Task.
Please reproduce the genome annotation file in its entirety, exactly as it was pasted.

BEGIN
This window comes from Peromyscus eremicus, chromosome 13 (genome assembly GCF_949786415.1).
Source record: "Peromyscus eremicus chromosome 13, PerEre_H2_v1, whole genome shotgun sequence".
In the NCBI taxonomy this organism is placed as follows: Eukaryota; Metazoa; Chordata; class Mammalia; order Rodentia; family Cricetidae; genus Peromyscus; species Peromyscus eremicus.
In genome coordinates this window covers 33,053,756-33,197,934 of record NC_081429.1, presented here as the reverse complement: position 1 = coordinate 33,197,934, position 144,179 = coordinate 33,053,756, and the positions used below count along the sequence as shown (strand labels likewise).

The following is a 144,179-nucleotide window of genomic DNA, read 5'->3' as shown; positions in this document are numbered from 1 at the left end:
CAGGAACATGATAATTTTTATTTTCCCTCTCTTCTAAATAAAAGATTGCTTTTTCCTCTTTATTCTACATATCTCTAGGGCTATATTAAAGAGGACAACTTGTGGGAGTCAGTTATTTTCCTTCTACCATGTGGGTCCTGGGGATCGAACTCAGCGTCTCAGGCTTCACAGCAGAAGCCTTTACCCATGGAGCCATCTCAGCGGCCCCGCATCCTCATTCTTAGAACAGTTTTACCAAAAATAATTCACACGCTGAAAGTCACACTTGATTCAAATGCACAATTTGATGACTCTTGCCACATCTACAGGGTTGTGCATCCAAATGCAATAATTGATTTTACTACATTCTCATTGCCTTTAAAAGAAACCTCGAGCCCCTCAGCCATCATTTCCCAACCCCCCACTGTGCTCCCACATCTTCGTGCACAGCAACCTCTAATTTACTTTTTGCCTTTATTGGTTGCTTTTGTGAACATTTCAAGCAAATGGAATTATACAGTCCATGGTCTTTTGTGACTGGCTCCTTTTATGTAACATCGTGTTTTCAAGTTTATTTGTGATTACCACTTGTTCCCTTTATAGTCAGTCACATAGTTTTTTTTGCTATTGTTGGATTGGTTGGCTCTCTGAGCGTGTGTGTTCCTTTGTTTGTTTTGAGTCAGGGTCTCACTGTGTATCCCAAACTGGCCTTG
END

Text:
This window comes from Peromyscus eremicus, chromosome 13 (genome assembly GCF_949786415.1).
Source record: "Peromyscus eremicus chromosome 13, PerEre_H2_v1, whole genome shotgun sequence".
In the NCBI taxonomy this organism is placed as follows: Eukaryota; Metazoa; Chordata; class Mammalia; order Rodentia; family Cricetidae; genus Peromyscus; species Peromyscus eremicus.
In genome coordinates this window covers 33,053,756-33,197,934 of record NC_081429.1, presented here as the reverse complement: position 1 = coordinate 33,197,934, position 144,179 = coordinate 33,053,756, and the positions used below count along the sequence as shown (strand labels likewise).

The following is a 144,179-nucleotide window of genomic DNA, read 5'->3' as shown; positions in this document are numbered from 1 at the left end:
CAGGAACATGATAATTTTTATTTTCCCTCTCTTCTAAATAAAAGATTGCTTTTTCCTCTTTATTCTACATATCTCTAGGGCTATATTAAAGAGGACAACTTGTGGGAGTCAGTTATTTTCCTTCTACCATGTGGGTCCTGGGGATCGAACTCAGCGTCTCAGGCTTCACAGCAGAAGCCTTTACCCATGGAGCCATCTCAGCGGCCCCGCATCCTCATTCTTAGAACAGTTTTACCAAAAATAATTCACACGCTGAAAGTCACACTTGATTCAAATGCACAATTTGATGACTCTTGCCACATCTACAGGGTTGTGCATCCAAATGCAATAATTGATTTTACTACATTCTCATTGCCTTTAAAAGAAACCTCGAGCCCCTCAGCCATCATTTCCCAACCCCCCACTGTGCTCCCACATCTTCGTGCACAGCAACCTCTAATTTACTTTTTGCCTTTATTGGTTGCTTTTGTGAACATTTCAAGCAAATGGAATTATACAGTCCATGGTCTTTTGTGACTGGCTCCTTTTATGTAACATCGTGTTTTCAAGTTTATTTGTGATTACCACTTGTTCCCTTTATAGTCAGTCACATAGTTTTTTTTGCTATTGTTGGATTGGTTGGCTCTCTGAGCGTGTGTGTTCCTTTGTTTGTTTTGAGTCAGGGTCTCACTGTGTATCCCAAACTGGCCTTG